One mistake costs Moore, Rays in duel

One mistake costs Moore, Rays in duel

One mistake costs Moore, Rays in duel
ST. PETERSBURG -- Rays manager Joe Maddon has always maintained that strikeouts are a part of his team's culture.

Well, Monday, you could say the Rays embraced their culture, striking out 15 times against White Sox starter Chris Sale in a 2-1 loss at Tropicana Field with 22,227 watching.

"That guy could have punched out a lot of teams 15 times today," Maddon said. "His stuff was that good. He had really good command of his backdoor breaking ball to the righties. It was very good. Good command of his fastball when he wanted to throw it. Nice changeup. He was just really all that good today."

The loss moved the Rays to 29-20 and gave the team its eighth home loss in 25 games. The Rays tied a season low with three hits and they have lost two of their last three after winning their previous three in a row, dropping to 3-9 all-time on Memorial Day.

Sale, 23, pitched 7 1/3 innings to pick up his sixth win, breezing through the Rays' makeshift holiday lineup that included few starters. At the end of the day, his 15 strikeouts were the most in a game at Tropicana Field, surpassing Pedro Martinez's 14 while pitching for the Red Sox on July 7, 1999.

Sale's strikeout total was the highest for a White Sox pitcher since Jack Harshman set the club record by striking out 16 against the Red Sox on July 25, 1954.

"I didn't know what the record was," Sale said. "That's something I'm not really worried about. I knew I had quite a few there late in the game, but it's the same thing just like any other day. You go out there and you try not to focus on all the external stuff that might get in the way of you doing your job and going out there and doing my job and pitching and getting outs and keeping that ballclub in the dugout."

Sale hails from nearby Lakeland, which made his win all the more special.

"It's nice, especially growing up and being kind of a Tampa Bay Rays fan," Sale said. "My uncle brought me here to the first game; it was the day after my birthday. It was fun coming here back to Florida when your friends and family are here to watch you and support you. It was a special day. It was awesome."

The Rays' only run came in the fourth when Ben Zobrist picked up his second hit of the game and DH Jose Lobaton broke the scoreless duel with his first career RBI with a single.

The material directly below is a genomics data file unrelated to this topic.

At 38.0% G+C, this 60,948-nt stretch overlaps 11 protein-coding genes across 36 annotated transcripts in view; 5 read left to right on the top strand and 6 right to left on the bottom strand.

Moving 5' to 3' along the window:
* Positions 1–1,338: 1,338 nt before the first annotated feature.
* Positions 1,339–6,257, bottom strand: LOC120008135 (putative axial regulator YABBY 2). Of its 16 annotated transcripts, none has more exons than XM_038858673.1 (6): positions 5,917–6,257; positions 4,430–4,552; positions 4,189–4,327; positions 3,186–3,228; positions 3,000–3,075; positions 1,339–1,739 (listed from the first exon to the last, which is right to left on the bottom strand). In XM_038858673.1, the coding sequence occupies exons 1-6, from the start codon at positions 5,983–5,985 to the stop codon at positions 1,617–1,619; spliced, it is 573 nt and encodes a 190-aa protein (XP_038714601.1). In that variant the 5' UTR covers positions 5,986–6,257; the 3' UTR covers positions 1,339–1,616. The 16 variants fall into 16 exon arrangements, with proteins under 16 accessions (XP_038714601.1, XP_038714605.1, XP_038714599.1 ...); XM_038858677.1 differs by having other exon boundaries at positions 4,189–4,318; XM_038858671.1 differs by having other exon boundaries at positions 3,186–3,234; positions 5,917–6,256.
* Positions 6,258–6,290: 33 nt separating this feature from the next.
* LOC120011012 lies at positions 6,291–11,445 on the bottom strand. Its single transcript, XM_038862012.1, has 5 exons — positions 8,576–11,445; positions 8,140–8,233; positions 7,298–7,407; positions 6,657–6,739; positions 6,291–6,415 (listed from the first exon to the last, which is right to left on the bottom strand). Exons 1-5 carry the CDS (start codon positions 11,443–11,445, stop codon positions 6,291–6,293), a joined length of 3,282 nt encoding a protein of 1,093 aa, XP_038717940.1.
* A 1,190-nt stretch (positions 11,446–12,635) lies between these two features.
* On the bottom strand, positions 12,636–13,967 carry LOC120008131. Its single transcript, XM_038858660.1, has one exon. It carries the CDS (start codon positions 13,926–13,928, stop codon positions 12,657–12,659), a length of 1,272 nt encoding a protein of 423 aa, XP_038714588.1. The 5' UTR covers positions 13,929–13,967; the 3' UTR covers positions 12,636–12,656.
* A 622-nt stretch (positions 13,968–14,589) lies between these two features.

B.J. Upton struck out three times against Sale while seeing his career-high hitting streak snapped at 10 games.

"I think we all felt after we saw [Sale] a couple of times that it would turn around," Upton said. "But it didn't work out that way. Whatever, it's over with and we're looking forward to tomorrow."

To swing and miss wasn't exclusive to the Rays on Monday. Rays starter Matt Moore carved up the White Sox to the tune of 10 strikeouts in seven innings and the White Sox struck out 11 times for a combined total of 26 strikeouts by both sides.

"Sudden Sam McDowell vs. Bob Veale, both sides, both of them were really, really good," said Maddon using an old-school reference to two great left-handers from yesteryear. "It was great to see Matt bounce back and pitch the kind of game that we expected and against a team that was pretty hot offensively."

Unfortunately for Moore, he could not strike out Adam Dunn. The White Sox slugger hit an epic blast off the 22-year-old left-hander that cleared the stands in right field and ricocheted off the area just below the scoreboard for a two-run homer.

"I really thought [the home run] was going to hit the scoreboard," Maddon said. "It was a helium ball. It was just staying up there."

Added Moore: "I didn't even look because I knew it was probably going to be off the wall or the screen, one of the two. He's a big man. It doesn't take very much for him, he just has to get it going and look out."

Dunn, who has 16 home runs on the season -- giving him five more than his 2011 total -- said he was not sitting on the fastball he got from Moore.

"I know that with him, you don't want to get behind in the count," Dunn said. "I was trying to be a little more aggressive than I normally am. He just kind of made a mistake, and I'm just glad I was ready. A lot of times, I'm probably not ready. He's good, man."

According to Elias, the last time opposing starters age 23 or younger combined for 25 strikeouts was July 31, 1901, when Tom Hughes of the Cubs had 15 strikeouts and Noodles Hahn of the Reds had had 11 in a 14-inning game. In addition, the last time two opposing left-handed pitchers each struck out 10 or more in the same game was Sept. 16, 1992, when the Mariners' Randy Johnson had 15 strikeouts and the Angels' Mark Langston had 12 in a 10-inning game. The last time it occurred in a nine-inning game was July 23, 1985, when Frank Tanana of the Tigers had 11 and Britt Burns of the White Sox had 11.

"That's two of the best young pitchers to come through in a long time, man," Dunn said. "Those two guys, you had to kind of focus to not get caught up in what they were doing. Those two guys are something special, for sure."

Bill Chastain is a reporter for This story was not subject to the approval of Major League Baseball or its clubs.